On Tuesday, May 4, The Goods planned the first "Chew On This" city-wide dinner conversations for the Indiana Humanities Council (IHC). Nearly 150 people at 9 locations around the city were talking and Tweeting about food and how Indiana can best leverage its strengths around food.
PHOTO: One of several Chew On This tables at Recess.
The Indiana Humanities Council's theme for 2010-2011 is "Food for Thought" and its goal is to get people reading, thinking and talking about food topics as "a celebration of food and its role in our lives."
With restaurant or potluck options in various locations around Marion County and prices ranging from free/bring-your-own pitch-ins to $50 prix fixe menus, the public was invited to participate in this experiment in bringing friends as well as strangers face to face to share a meal and discuss: "How can we use Indiana's strengths in agriculture and artisanal food to position Indiana globally?" This was also tied to the book "Caught in the Middle" by Richard Longworth and a recent topic of the Indy Talks Series.
Make this accessible and affordable for anyone to participate. Locations should be as evenly distributed around Marion County and offer a variety of cost options. Keep groups to 20 or less to foster the best small group dialogue.
The Goods' approach:
We researched potential venues, presented recommendations and negotiated venue agreements that clearly articulated what IHC needed from the venue (e.g. prix fixe menu, space for group of 10-20, payment arrangements) as well as what IHC would provide (e.g. promotion in Chew on This marketing city-wide, coordination of RSVPs, assigned volunteers to greet guests and manage on site issues on behalf of IHC). We ended up with six restaurants and three pitch-in locations. Some of the locations further from the downtown area attracted too few participants and were merged into other locations.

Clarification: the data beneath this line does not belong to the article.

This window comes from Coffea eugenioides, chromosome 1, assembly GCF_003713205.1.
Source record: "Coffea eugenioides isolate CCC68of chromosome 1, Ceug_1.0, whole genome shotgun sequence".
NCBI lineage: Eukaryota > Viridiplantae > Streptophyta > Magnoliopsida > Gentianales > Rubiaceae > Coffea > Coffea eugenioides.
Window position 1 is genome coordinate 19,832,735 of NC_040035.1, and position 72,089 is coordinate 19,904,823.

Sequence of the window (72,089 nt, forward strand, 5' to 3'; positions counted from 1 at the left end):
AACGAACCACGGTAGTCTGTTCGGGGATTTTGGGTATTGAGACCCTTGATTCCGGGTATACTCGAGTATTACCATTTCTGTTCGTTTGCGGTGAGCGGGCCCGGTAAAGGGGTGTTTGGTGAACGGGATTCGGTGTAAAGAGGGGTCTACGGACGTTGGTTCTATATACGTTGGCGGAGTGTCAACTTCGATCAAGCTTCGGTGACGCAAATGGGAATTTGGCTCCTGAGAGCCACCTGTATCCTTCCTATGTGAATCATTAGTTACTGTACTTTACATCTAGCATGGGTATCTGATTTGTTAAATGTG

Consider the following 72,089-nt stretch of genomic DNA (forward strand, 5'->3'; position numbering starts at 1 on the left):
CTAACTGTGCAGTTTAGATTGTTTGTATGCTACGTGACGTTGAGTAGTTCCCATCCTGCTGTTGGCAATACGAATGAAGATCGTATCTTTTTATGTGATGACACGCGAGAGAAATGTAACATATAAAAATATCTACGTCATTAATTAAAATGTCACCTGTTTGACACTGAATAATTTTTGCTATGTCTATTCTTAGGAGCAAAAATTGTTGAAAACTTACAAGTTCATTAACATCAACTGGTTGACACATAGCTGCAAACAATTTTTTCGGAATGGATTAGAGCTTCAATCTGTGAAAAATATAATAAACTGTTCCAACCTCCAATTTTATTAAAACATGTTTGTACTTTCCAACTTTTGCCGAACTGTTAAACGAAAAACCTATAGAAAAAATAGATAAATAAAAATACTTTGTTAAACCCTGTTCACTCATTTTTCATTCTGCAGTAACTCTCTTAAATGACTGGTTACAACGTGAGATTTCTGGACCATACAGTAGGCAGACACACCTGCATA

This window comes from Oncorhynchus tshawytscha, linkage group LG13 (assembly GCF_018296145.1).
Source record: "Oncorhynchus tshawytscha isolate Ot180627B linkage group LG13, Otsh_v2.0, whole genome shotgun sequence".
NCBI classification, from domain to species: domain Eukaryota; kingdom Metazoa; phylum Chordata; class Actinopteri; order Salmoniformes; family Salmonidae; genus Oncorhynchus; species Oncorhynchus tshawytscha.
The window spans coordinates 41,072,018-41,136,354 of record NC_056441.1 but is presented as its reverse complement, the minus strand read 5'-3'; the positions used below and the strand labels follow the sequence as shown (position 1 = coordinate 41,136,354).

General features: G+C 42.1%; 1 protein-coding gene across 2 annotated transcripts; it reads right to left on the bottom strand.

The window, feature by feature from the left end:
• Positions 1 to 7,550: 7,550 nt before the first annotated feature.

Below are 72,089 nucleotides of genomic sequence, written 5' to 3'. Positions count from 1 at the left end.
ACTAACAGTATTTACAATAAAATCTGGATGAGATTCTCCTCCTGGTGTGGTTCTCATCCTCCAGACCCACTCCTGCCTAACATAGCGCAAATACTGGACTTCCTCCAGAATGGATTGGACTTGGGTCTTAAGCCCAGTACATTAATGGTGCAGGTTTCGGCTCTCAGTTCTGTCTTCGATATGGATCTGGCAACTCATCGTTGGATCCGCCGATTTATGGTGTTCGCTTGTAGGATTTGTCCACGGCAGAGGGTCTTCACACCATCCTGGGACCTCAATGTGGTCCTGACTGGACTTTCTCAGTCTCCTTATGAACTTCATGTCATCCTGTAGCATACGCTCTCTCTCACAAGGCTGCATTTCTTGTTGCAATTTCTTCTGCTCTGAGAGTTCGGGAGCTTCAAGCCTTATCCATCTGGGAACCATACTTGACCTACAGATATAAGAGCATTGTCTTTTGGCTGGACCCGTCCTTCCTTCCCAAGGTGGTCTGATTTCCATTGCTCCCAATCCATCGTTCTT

Engage volunteers to lead the conversations and take notes or Tweet about the conversations.
The Goods' approach:
We recruited several of our friends and colleagues who are both passionate and knowledgeable about food issues to serve as facilitators and note-takers. The Goods created a facilitators guide with general information about the topic and the book and led orientation meetings to provide further guidance and gather feedback on the evening's agenda. Facilitators and note-takers were given a basic outline agenda to follow with suggested questions should the conversations need fueling. Note-takers were asked to summarize the discussion into a few categories and collect surveys from participants. Most locations had multiple people Tweet about the conversations, which were then shared among all groups, creating a real-time virtual conversation across the city.
Nearly 150 people at 9 locations around the city were talking and Tweeting about food and how Indiana can best leverage its strengths around food. Many participants asked for more... more information, more dinners, more ways to get involved. Given such a diverse group of participants, I was impressed with the level and intensity of the conversations. Regardless this diversity of people and venues, much of the conversations came back to similar issues such as quality vs. quantity of food, access and social justice issues, or education and outreach.
The bottom line:
We all live in silos and rarely have an opportunity to engage with friends and family in meaningful conversations that go beyond the surface. I loved how this multi-venue experience provided ways for anyone to engage face-to-face, sharing a meal and a meaningful topic together. Rather than having the experience via Twitter or Facebook, it was a tool to enhance the experience. (Although it's a nice bonus that others could follow online who could not be there in person.) Maybe you met someone knew. Maybe you found out something new about an old friend. Maybe you learned something that will inform your daily life. That's inspiring and worthwhile and an authentic living experience.